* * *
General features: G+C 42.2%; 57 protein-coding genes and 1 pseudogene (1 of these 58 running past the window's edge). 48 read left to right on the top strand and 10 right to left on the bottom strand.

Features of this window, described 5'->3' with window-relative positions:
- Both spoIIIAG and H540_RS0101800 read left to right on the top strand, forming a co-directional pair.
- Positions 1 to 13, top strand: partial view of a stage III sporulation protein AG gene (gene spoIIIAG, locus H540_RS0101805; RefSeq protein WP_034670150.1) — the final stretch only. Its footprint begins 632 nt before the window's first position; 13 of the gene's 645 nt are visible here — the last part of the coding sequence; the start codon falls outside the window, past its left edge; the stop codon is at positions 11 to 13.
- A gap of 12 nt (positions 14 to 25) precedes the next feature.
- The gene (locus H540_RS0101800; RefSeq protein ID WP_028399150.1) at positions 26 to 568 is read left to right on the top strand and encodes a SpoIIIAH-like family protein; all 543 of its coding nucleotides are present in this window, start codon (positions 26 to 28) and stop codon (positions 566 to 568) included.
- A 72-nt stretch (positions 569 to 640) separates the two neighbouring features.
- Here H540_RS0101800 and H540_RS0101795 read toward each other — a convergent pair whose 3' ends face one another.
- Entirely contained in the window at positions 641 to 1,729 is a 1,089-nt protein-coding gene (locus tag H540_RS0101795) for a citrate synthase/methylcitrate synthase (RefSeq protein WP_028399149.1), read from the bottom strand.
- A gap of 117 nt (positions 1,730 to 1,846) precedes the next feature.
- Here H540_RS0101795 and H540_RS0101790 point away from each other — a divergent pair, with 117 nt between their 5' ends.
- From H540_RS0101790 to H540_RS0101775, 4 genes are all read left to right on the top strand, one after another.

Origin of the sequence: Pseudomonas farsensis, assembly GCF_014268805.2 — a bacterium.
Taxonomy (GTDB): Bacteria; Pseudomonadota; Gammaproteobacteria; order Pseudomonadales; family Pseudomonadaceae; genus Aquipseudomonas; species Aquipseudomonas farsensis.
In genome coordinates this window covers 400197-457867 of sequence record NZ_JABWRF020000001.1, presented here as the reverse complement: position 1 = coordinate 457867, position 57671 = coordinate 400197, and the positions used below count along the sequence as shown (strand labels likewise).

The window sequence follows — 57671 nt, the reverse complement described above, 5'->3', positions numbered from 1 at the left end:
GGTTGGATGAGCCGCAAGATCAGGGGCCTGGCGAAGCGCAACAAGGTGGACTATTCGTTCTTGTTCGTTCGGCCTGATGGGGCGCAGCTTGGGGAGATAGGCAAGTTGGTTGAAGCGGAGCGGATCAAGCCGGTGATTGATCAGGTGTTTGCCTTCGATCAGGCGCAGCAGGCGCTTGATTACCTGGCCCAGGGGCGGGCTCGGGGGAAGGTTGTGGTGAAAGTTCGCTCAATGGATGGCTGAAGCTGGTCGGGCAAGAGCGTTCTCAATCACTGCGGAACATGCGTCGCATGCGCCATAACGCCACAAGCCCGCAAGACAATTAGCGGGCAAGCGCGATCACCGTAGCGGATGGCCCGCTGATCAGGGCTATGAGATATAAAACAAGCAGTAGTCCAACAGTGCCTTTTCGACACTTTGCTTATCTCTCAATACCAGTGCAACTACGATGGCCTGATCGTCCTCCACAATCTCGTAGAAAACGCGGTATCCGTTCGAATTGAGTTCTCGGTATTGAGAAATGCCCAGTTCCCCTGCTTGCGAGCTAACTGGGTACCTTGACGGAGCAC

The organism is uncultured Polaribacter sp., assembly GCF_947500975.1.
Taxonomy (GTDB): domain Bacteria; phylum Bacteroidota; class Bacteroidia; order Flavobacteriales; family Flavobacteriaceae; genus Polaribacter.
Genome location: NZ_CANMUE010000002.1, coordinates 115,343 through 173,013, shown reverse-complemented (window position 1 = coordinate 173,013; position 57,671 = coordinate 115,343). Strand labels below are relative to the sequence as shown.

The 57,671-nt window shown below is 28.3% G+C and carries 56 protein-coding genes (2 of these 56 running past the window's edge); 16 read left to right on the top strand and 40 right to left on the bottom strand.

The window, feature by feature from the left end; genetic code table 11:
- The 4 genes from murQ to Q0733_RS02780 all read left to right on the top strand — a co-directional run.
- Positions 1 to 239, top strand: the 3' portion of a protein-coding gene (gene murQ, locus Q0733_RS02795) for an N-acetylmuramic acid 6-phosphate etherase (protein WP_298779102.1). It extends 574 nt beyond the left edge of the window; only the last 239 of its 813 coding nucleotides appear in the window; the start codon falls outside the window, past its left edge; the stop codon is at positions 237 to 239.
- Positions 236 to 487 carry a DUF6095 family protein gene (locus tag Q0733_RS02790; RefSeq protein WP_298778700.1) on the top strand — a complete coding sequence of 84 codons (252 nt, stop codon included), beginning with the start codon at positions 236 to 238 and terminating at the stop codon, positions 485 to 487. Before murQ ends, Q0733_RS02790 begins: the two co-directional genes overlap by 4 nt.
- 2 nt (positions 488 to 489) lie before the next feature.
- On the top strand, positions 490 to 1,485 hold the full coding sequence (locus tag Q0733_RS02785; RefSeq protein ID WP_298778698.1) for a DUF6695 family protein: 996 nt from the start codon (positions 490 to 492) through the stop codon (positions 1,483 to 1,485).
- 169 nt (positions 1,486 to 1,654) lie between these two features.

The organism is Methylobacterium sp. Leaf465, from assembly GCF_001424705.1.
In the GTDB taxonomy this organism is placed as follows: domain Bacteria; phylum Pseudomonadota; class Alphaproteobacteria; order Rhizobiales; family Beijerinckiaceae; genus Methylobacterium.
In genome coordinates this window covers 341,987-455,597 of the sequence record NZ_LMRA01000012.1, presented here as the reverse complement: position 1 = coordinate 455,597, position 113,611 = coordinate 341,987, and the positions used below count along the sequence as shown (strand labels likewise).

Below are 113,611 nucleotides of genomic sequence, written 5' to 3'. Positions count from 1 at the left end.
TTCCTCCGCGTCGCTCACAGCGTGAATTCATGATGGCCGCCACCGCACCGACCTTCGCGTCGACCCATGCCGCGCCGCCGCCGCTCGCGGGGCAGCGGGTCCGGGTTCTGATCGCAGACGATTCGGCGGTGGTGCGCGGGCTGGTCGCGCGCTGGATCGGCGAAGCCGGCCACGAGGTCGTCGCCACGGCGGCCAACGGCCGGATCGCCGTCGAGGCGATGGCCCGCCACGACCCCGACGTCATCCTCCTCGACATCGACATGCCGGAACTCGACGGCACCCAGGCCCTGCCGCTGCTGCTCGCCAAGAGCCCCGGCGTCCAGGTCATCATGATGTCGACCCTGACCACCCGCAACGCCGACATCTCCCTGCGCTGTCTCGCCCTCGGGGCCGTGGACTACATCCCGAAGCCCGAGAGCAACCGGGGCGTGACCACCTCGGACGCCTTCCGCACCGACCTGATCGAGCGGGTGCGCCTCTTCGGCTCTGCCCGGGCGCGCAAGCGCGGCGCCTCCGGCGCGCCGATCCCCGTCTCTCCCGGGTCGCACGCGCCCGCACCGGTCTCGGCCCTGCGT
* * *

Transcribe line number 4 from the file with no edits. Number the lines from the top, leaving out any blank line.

- Positions 1 to 13, top strand: partial view of a stage III sporulation protein AG gene (gene spoIIIAG, locus H540_RS0101805; RefSeq protein WP_034670150.1) — the final stretch only. Its footprint begins 632 nt before the window's first position; 13 of the gene's 645 nt are visible here — the last part of the coding sequence; the start codon falls outside the window, past its left edge; the stop codon is at positions 11 to 13.